Bangkok / Schism in Water and Land Based Settlements
“Historic Map of Bangkok © 1914, University of Texas Libraries”
“Map of Rattanakosin island © 1910, University of Texas Libraries”
The research focus of our city – Bangkok is to explore its nationalism after years of self-colonization through the urban form’s development. It is interesting to re-capture the traces of European influences on Bangkok, a city that had never been formally colonized, yet with the monarchic elites and rich welcoming and developing the city’s fate in the footsteps of Western models. Since the era of Rama IV (1851), the city of water began to transform into a fragmented nation of different urban languages, directing the city’s growth from its environmental aquatic settlement to the first permanent land transformation.
The two maps above were recorded in the years of 1914, the time when the schism in settlements began. The intricate network was originally a continuous fluidity flowed throughout the khlongs (the thai canals), with people bounded in a collective form livelihood on water, which could respond sensitively to the seasonal swelling with their irrigation drainage and amphibious typology. The European influence soon took over the natural commute systems, and sprawled into the urban core plannings, both the city image and the government monarchy are re-galvanized. This divided a split in the nation’s system of resources suggested by the classes division, with the upper classes in the closest contact with intensively planned road network, that could not be extended in a coherent condition towards the rural, resulted in the rural continuing the water-based settlement with the inner core transporting on land. The leftover undefined land between the outer and inner ring became the residue land, that was seen as the gap and cracks of concrete superblocks in the later years of Americanization.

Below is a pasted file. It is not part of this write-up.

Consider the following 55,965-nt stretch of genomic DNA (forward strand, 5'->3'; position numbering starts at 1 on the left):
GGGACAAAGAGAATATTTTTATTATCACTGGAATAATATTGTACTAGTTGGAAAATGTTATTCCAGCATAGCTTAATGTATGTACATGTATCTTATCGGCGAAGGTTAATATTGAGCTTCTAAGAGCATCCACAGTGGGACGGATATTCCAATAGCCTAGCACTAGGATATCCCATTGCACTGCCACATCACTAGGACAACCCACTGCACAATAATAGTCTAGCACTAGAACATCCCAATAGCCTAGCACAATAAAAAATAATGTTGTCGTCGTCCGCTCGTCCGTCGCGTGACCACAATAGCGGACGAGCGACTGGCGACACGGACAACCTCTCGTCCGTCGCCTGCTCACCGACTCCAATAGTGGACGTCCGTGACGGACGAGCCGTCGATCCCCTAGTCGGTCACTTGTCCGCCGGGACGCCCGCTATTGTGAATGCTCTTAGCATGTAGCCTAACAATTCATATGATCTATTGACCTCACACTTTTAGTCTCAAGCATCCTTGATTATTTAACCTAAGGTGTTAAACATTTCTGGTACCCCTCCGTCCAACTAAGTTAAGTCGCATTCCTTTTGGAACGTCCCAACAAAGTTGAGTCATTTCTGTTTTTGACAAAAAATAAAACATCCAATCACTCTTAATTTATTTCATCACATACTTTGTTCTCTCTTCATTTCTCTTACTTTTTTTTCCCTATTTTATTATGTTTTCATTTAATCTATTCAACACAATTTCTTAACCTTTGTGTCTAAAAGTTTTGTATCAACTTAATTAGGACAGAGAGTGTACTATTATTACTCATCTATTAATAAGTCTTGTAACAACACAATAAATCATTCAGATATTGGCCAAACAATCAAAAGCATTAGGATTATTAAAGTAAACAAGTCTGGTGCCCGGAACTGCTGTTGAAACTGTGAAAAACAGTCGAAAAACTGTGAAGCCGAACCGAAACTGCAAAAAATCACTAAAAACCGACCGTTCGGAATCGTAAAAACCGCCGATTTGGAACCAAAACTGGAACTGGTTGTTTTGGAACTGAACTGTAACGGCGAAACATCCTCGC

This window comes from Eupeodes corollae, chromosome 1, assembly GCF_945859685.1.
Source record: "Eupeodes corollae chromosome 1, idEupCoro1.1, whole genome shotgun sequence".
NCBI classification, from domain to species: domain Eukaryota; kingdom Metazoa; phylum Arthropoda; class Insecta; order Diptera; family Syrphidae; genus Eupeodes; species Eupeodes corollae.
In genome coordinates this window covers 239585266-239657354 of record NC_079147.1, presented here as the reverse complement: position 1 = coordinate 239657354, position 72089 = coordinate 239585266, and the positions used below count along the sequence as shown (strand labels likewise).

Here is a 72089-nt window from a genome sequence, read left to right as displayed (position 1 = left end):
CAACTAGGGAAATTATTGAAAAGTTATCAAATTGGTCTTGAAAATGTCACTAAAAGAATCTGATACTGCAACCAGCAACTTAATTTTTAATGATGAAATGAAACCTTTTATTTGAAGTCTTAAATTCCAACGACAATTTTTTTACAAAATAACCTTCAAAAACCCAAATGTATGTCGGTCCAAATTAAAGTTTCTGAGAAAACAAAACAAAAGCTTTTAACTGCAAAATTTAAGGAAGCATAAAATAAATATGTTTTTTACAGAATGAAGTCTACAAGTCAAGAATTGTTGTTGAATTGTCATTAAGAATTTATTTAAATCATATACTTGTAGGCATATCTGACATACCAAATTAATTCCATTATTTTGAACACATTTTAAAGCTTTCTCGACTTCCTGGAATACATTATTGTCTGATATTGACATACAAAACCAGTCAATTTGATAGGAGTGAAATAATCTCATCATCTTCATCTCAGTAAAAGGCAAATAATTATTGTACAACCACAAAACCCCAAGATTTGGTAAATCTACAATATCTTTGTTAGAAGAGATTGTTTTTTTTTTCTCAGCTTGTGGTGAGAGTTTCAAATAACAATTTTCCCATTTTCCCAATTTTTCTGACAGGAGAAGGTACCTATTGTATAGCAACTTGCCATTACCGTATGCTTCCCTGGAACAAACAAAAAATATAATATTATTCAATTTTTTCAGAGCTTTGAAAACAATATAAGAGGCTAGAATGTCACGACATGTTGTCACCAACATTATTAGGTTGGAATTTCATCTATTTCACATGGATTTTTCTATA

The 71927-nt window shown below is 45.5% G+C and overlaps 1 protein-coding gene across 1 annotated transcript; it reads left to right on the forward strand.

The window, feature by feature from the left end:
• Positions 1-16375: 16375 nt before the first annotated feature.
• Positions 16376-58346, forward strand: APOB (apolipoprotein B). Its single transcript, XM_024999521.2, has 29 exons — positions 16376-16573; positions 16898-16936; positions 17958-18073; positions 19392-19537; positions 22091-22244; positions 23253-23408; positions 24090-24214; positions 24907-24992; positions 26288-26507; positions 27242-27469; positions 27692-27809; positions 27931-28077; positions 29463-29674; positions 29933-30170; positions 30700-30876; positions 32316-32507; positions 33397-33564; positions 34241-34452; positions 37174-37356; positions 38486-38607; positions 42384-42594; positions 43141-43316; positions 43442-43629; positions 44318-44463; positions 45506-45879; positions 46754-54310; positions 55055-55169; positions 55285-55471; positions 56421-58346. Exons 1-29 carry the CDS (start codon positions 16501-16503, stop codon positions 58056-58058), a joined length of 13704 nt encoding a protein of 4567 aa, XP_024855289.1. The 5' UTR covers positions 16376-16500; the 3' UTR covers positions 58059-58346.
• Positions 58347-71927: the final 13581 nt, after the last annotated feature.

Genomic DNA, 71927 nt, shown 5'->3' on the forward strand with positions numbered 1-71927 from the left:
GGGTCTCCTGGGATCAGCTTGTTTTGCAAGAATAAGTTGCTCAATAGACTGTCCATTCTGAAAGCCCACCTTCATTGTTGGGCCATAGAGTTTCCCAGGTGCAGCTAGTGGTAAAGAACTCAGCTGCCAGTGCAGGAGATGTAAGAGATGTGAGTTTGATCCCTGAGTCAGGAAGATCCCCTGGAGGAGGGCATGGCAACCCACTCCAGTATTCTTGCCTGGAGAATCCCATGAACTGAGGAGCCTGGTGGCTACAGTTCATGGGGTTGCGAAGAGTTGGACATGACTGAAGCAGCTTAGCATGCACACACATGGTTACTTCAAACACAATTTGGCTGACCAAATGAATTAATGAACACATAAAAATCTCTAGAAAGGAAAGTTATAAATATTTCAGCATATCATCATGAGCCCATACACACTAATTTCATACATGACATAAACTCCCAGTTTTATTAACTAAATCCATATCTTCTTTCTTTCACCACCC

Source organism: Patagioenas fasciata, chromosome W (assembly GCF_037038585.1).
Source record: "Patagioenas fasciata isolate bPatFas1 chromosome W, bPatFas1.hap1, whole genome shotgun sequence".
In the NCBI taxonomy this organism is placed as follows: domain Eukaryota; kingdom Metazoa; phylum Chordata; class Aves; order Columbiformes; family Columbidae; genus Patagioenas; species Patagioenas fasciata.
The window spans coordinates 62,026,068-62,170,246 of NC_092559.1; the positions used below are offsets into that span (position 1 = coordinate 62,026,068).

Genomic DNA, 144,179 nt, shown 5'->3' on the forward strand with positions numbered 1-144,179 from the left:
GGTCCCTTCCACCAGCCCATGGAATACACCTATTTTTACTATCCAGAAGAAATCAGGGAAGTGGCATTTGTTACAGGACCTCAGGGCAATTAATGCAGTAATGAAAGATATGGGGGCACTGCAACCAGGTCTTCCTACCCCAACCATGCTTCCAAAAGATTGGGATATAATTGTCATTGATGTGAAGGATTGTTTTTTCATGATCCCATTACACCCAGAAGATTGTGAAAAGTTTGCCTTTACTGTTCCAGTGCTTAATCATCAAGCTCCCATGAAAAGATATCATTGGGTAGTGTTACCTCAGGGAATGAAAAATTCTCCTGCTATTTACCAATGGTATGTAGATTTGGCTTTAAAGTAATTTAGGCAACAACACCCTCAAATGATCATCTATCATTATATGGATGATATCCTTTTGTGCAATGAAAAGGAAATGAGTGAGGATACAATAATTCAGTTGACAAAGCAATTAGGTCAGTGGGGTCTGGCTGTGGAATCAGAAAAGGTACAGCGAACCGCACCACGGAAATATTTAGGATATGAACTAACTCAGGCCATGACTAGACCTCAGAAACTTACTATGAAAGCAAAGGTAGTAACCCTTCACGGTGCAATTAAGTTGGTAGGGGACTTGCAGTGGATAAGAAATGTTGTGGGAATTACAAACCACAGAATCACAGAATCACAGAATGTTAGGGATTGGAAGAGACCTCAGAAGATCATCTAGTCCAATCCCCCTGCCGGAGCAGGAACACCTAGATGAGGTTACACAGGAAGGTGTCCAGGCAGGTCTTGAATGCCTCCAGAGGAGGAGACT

“Map of Land Use© 1968, The Australian National University”
“Map of Number of Vehicles in Peak Hour© 1968, The Australian National University”
“Map of First Revised Metroplolitan Plan© 1990, The Australian National University”
“Map of Massive Systems© 1990, The Australian National University”
“Map of Width of Roads© 1969, The Australian National University”
“Map of Ten Years Roadway Programme© 1972, The Australian National University”
The superblocks defined the grouping of the Bangkok city, for its spatial fragmentation along the corridors of foul khlongs and road systems became interstices space for lower classes to move in and out temporarily. The earlier planned road system became a hindrance in the growing city, as the land system was planned in the learning of water-based irrigation system. The traffic could not be resolved during peak hours, since it was designed intentionally for paddle boats transportation and short distance connections in between community. However, the root-like sprawling network, forced traffic to gather in the central core away from the dead ends roads, leading serious traffic network in the urban. The lost of translation from water to land settlement became a problematic joint to the urban form of the city development, and the maps above were on documentation of the width of road systems to resolve the heated conditions of the citizen. And after years of refilling the canal with permanent state of concrete construction, the origin of Bangkok city image could hardly be interpreted in the present developing sequence and pace.
ANDRE, Sorensen. (2011) Megacities: Urban Form. Governance, and Sustainability. 1st Ed. London: Springer.